Lucky

    Lucky is a denim-driven specialty apparel business and also sells wholesale into department stores.  The company went off the rails a few years ago and is substantially below prior productivity levels, although comps have started to turn in the last year and progress seems to be being made in terms of product and traffic.  I don’t think the brand was permanently impaired by its stumbles, and is also rather immature with 219 domestic stores.  Management thinks there is potential for 250 full price stores and 100 outlets, which seems reasonable.  The current store base is 219.  Below are the recent same store sales results for Lucky, which indicate a definite stabilization and possible turn in their business.

    Lucky Brand Comps

               
             

    2010-2011

     

    2010-2012

     

    2010

    2011

    2012

     

    Two Yr Comp

    Three Yr Comp

    January

     

    -2.0%

    29.0%

           

    February

    -8.0%

    12.0%

    20.0%

     

    3.0%

     

    23.6%

    March

    -13.0%

    1.0%

    18.0%

     

    -12.1%

     

    3.7%

    April

    -15.0%

    23.0%

       

    4.5%

       

    May

    -17.0%

    24.0%

       

    2.9%

       

    June

    -31.0%

    16.0%

       

    -20.0%

       

    July

    -14.0%

    10.0%

       

    -5.4%

       

    August

    -8.0%

    13.0%

       

    4.0%

       

    September

    0.0%

    24.0%

       

    24.0%

       

    October

    -4.0%

    23.0%

       

    18.1%

       

    November

    -8.0%

    16.0%

       

    6.7%

       

    December

    -1.3%

    21.0%

       

    19.4%

       
         
             
             

    Juicy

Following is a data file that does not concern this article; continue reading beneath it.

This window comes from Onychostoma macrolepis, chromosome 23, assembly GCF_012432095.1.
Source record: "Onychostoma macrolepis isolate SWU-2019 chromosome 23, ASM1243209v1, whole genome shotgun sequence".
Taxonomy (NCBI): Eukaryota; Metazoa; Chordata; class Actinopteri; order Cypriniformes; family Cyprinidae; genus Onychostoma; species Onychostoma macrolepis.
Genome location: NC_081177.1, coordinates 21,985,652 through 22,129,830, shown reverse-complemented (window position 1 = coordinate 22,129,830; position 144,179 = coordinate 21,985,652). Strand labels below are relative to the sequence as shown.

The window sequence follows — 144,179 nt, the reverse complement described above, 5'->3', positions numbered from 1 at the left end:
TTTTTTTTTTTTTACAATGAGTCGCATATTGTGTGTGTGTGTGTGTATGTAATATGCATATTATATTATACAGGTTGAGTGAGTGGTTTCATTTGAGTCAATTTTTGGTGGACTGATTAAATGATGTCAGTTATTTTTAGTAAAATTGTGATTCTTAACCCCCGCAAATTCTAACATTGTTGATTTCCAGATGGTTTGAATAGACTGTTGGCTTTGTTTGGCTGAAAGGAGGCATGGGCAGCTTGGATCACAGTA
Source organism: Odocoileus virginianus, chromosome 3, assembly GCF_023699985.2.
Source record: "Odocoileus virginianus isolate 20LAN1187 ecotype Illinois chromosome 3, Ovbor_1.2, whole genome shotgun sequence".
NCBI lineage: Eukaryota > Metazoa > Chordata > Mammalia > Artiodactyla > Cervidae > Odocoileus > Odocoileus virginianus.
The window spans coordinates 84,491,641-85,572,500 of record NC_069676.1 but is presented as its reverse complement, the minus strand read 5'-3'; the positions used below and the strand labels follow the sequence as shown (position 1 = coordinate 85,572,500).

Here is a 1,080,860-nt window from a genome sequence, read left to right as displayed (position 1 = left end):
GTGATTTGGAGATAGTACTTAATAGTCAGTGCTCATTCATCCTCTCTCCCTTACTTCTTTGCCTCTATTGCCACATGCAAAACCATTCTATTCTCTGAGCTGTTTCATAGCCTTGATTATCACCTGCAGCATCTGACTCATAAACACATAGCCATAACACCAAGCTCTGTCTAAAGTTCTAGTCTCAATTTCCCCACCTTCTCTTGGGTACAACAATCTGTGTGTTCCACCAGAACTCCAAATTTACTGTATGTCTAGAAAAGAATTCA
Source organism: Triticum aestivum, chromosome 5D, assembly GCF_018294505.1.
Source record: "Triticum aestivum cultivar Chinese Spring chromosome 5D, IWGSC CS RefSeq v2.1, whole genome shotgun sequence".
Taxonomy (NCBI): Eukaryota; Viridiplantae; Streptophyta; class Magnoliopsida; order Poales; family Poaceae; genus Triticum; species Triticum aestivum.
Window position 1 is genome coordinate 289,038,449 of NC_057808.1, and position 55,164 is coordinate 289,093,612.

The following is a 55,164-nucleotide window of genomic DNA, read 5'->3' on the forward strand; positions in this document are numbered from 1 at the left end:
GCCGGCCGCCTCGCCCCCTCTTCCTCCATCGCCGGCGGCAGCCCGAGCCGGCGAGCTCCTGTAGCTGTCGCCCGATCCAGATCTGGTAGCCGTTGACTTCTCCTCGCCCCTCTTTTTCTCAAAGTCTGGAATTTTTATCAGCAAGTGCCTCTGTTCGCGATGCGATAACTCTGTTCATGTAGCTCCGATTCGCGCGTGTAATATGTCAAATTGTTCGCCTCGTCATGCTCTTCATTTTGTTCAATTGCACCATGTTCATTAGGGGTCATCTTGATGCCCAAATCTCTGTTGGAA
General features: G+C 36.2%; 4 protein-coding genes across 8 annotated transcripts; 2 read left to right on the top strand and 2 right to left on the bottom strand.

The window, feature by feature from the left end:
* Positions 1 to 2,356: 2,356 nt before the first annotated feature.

Juicy is the most troubled of the three retained businesses, but also probably the one that has the most upside potential to the valuation of LIZ.  Juicy experienced explosive growth early in the 2000s on the back of its terry track suits, which were hard to avoid for many years.  In 2003, it was acquired by LIZ after doing $47 mm in sales in 2002.  The purchase price was around $50 mm plus a number of contingent payments that got the price up to the $100-200 mm range.  At the time, it had distribution in 840 boutiques and 280 department stores, and did not have its own stores.  LIZ greatly expanded the brand by entering into a strategy of owned retail stores, expanding third party doors, and product line expansion.  They evolved beyond the track suit into many different women’s categories, and also started children’s and men’s businesses.  The business grew a ton, and will do about $550 mm in sales this year (off a previous peak probably at least $100 mm higher).  In recent years, the brand has had a number of fashion missteps which have hurt margins.  One could also argue the brand got over distributed.  Despite the missteps, there is still a lot of brand equity in Juicy.  There is a lot of potential for growth here if they can get the fashion right, but it is a “show-me” story for now.  Comps have remained in the negative mid single digits, but management is optimistic that they can achieve positive comps in the second half of 2012 due to changes in the merchandising team and division management.  It is not until the second half of 2012 that the stores will carry inventory full reflecting the vision of Co-President LeAnn Nealz.  Management’s stated long-term goals for this business are $1.5 - $2.0 bn in sales, mid-teen operating margins (versus current mid-single digit margins), and growing sales from 18% international to 50% international.  Management may be being overly optimistic here, but if the business is doing $30 mm in EBITDA on $550 mm in sales now, I don’t think doing $80 mm on $800 mm in several years is overly aggressive.  So management thinks this can be a $250 mm EBITDA business at maturity, it’s doing $30 mm now and $80 mm might be a more conservative bet.  In my base case valuation, I have this business valued at an EV of around $250 mm, which could be quite low if the turnaround takes hold.  The brand still does $661 per square foot in its 129 stores, which is evidence there is still a good business there.  There are currently 129 Juicy stores, and management sees potential for 500, with 50% of them abroad.